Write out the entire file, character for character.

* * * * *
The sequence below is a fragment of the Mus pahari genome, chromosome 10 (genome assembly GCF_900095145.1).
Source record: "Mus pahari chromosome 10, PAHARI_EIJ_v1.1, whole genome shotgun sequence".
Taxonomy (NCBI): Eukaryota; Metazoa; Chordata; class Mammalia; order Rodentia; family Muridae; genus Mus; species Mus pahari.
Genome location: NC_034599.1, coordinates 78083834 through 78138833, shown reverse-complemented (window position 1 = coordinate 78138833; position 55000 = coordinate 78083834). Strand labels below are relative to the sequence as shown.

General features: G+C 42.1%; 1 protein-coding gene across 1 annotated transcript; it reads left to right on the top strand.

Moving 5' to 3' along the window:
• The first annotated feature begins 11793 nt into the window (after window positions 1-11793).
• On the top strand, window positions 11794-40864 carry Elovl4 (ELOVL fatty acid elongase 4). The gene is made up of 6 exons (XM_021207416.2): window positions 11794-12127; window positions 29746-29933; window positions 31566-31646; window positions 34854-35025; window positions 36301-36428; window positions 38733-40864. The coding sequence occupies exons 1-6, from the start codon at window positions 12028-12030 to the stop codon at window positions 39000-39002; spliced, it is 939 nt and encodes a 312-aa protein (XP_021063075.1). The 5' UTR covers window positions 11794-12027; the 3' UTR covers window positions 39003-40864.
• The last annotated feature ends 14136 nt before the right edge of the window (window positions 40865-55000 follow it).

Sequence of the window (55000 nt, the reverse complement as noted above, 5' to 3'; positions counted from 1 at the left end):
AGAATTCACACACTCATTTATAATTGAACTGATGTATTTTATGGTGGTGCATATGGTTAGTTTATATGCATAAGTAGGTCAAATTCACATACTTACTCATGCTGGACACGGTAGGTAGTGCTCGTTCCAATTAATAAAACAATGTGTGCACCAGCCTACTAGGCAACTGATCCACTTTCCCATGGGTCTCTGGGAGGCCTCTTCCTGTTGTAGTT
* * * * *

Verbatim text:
The sequence below is a fragment of the Mus pahari genome, chromosome 10 (genome assembly GCF_900095145.1).
Source record: "Mus pahari chromosome 10, PAHARI_EIJ_v1.1, whole genome shotgun sequence".
Taxonomy (NCBI): Eukaryota; Metazoa; Chordata; class Mammalia; order Rodentia; family Muridae; genus Mus; species Mus pahari.
Genome location: NC_034599.1, coordinates 78083834 through 78138833, shown reverse-complemented (window position 1 = coordinate 78138833; position 55000 = coordinate 78083834). Strand labels below are relative to the sequence as shown.

General features: G+C 42.1%; 1 protein-coding gene across 1 annotated transcript; it reads left to right on the top strand.

Moving 5' to 3' along the window:
• The first annotated feature begins 11793 nt into the window (after window positions 1-11793).
• On the top strand, window positions 11794-40864 carry Elovl4 (ELOVL fatty acid elongase 4). The gene is made up of 6 exons (XM_021207416.2): window positions 11794-12127; window positions 29746-29933; window positions 31566-31646; window positions 34854-35025; window positions 36301-36428; window positions 38733-40864. The coding sequence occupies exons 1-6, from the start codon at window positions 12028-12030 to the stop codon at window positions 39000-39002; spliced, it is 939 nt and encodes a 312-aa protein (XP_021063075.1). The 5' UTR covers window positions 11794-12027; the 3' UTR covers window positions 39003-40864.
• The last annotated feature ends 14136 nt before the right edge of the window (window positions 40865-55000 follow it).

Sequence of the window (55000 nt, the reverse complement as noted above, 5' to 3'; positions counted from 1 at the left end):
AGAATTCACACACTCATTTATAATTGAACTGATGTATTTTATGGTGGTGCATATGGTTAGTTTATATGCATAAGTAGGTCAAATTCACATACTTACTCATGCTGGACACGGTAGGTAGTGCTCGTTCCAATTAATAAAACAATGTGTGCACCAGCCTACTAGGCAACTGATCCACTTTCCCATGGGTCTCTGGGAGGCCTCTTCCTGTTGTAGTT